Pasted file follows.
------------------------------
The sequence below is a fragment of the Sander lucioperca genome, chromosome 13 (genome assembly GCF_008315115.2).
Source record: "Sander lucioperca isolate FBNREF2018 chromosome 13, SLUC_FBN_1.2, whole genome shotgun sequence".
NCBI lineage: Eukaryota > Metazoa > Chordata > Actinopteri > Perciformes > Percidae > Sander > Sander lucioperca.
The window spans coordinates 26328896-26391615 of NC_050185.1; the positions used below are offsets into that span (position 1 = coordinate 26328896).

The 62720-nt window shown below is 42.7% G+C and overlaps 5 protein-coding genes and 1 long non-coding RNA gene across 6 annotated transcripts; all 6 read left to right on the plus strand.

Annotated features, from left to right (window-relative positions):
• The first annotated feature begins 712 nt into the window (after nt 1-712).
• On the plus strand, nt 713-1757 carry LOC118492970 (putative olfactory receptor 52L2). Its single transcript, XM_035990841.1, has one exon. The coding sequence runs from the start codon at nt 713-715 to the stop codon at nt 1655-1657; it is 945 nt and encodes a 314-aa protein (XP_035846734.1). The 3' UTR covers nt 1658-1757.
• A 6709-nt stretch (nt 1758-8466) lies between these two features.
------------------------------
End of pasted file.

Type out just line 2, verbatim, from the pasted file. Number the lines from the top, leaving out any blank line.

Source record: "Sander lucioperca isolate FBNREF2018 chromosome 13, SLUC_FBN_1.2, whole genome shotgun sequence".